Nepal | July 19, 2019

Government must uphold press freedom: AI Nepal

Himalayan News Service

Kathmandu, May 2

Amnesty International Nepal today urged the government to ensure press freedom allowing journalists an independent and friendly work environment by amending draconian laws.

“The government must uphold press freedom and rectify legal provisions that are contrary to the constitutionally guaranteed freedom of expression,” said Nirajan Thapaliya, director of AI Nepal, in a press release. “Amnesty International reaffirms its support to press freedom. For us, journalists are the front line rights defenders who bring to light abuses and violations suffered by people. Journalism is not a crime and journalists should not become subjects of violence in exercising their profession. The state should take the responsibility for the security of journalists and freedom of the press,” he added.

The 26th World Press Freedom Day this year presents a stark reminder of Nepal’s steady decline from 100th to the 106th position in the World Press Freedom Index as recorded by Reporters Without Borders, according to the press release.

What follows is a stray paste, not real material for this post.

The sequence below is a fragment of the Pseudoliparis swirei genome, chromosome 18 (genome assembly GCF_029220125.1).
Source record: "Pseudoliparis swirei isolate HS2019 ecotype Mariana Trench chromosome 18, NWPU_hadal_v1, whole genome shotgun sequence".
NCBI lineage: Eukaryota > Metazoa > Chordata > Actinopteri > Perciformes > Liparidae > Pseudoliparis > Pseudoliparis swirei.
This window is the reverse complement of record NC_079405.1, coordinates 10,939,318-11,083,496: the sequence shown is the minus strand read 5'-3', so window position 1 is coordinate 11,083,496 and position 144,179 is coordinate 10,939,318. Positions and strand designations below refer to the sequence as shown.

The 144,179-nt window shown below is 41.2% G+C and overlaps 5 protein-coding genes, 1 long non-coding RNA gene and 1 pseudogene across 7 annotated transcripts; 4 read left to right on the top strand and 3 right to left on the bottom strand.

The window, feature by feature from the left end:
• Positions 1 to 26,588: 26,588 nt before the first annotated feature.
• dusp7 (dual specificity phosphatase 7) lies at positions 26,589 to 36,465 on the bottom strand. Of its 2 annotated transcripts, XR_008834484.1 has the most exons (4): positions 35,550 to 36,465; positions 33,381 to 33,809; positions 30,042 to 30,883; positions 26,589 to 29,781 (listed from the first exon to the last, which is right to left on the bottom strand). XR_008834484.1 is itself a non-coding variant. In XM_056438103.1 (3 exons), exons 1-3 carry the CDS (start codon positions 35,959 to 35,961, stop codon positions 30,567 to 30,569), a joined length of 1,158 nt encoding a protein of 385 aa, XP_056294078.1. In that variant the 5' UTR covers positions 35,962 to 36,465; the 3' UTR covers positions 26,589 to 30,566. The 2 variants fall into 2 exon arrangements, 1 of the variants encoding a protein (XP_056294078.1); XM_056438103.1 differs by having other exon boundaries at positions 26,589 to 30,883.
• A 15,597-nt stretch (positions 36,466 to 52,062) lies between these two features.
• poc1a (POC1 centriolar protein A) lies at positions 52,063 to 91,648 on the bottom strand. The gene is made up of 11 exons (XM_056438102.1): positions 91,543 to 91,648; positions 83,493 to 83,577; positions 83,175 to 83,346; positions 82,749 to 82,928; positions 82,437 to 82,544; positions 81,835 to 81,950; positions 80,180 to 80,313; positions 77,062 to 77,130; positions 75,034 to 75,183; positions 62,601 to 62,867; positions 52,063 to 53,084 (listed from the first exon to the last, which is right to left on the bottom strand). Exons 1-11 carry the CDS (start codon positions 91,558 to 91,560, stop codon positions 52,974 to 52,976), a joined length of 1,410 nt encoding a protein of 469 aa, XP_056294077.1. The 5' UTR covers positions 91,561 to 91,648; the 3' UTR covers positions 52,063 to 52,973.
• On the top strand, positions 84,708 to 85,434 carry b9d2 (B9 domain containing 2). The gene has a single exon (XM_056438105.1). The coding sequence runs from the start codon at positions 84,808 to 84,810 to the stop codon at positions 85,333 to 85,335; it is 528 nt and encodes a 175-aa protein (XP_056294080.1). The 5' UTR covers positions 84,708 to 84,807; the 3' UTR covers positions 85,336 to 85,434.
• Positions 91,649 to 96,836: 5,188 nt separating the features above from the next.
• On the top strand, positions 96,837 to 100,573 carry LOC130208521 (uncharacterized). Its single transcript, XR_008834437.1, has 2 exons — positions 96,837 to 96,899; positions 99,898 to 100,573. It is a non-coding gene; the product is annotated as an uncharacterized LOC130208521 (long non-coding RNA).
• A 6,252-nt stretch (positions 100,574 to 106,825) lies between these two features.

According to the Federation of Nepali Journalists, 36 journalists have been killed since 1996, while dozens of reporters and editors were  arrested, detained or fined after the Electronic Transaction Act came into effect in 2006.

FNJ reported 60 incidents of violation of press freedom last year.

Past couple of years have witnessed tightening of laws and regulations in various countries, including Nepal, aimed at restricting the free operation of media and silencing of the dissenting voices critical of the establishment.

Last month, Arjun Giri, a Pokhara-based journalist, was charged under the Electronic Transaction Act for reporting a case of financial fraud. In 2018, several journalists were arrested under cyber-crime charges. In September, Raju Basnet was arrested merely for posting news on a case of financial fraud in a weekly paper. FNJ has recorded the arrest of six journalists in 2018.

“The state must show its unflinching support to the constitutional promise of the free press and improve this bleak picture of press freedom in Nepal. It is only by ensuring the freedom of expression as enshrined in Nepal’s constitution that Nepal will be able to strengthen a free, fair and truly democratic society,” added Thapaliya.

 


A version of this article appears in print on May 03, 2019 of The Himalayan Times.


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